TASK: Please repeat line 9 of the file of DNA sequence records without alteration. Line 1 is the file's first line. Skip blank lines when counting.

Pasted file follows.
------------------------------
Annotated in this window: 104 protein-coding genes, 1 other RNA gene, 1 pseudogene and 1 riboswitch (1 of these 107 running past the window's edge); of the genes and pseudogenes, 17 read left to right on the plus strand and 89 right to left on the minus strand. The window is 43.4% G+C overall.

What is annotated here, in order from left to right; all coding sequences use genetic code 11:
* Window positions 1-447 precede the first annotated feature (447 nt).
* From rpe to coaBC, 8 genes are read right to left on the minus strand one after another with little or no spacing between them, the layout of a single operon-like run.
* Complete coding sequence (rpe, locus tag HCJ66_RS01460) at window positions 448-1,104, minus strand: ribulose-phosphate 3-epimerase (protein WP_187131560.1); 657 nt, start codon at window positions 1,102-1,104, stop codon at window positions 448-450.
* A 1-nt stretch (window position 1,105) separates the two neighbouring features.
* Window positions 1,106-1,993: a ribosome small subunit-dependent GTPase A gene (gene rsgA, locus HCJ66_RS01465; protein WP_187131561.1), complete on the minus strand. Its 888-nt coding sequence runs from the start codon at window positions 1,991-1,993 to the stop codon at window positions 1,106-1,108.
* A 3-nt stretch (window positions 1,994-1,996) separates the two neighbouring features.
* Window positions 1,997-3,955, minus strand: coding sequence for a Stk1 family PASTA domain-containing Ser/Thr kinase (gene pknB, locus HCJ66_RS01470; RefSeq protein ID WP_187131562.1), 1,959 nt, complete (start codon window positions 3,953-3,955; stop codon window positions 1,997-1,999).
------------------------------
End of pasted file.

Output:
* Window positions 1,997-3,955, minus strand: coding sequence for a Stk1 family PASTA domain-containing Ser/Thr kinase (gene pknB, locus HCJ66_RS01470; RefSeq protein ID WP_187131562.1), 1,959 nt, complete (start codon window positions 3,953-3,955; stop codon window positions 1,997-1,999).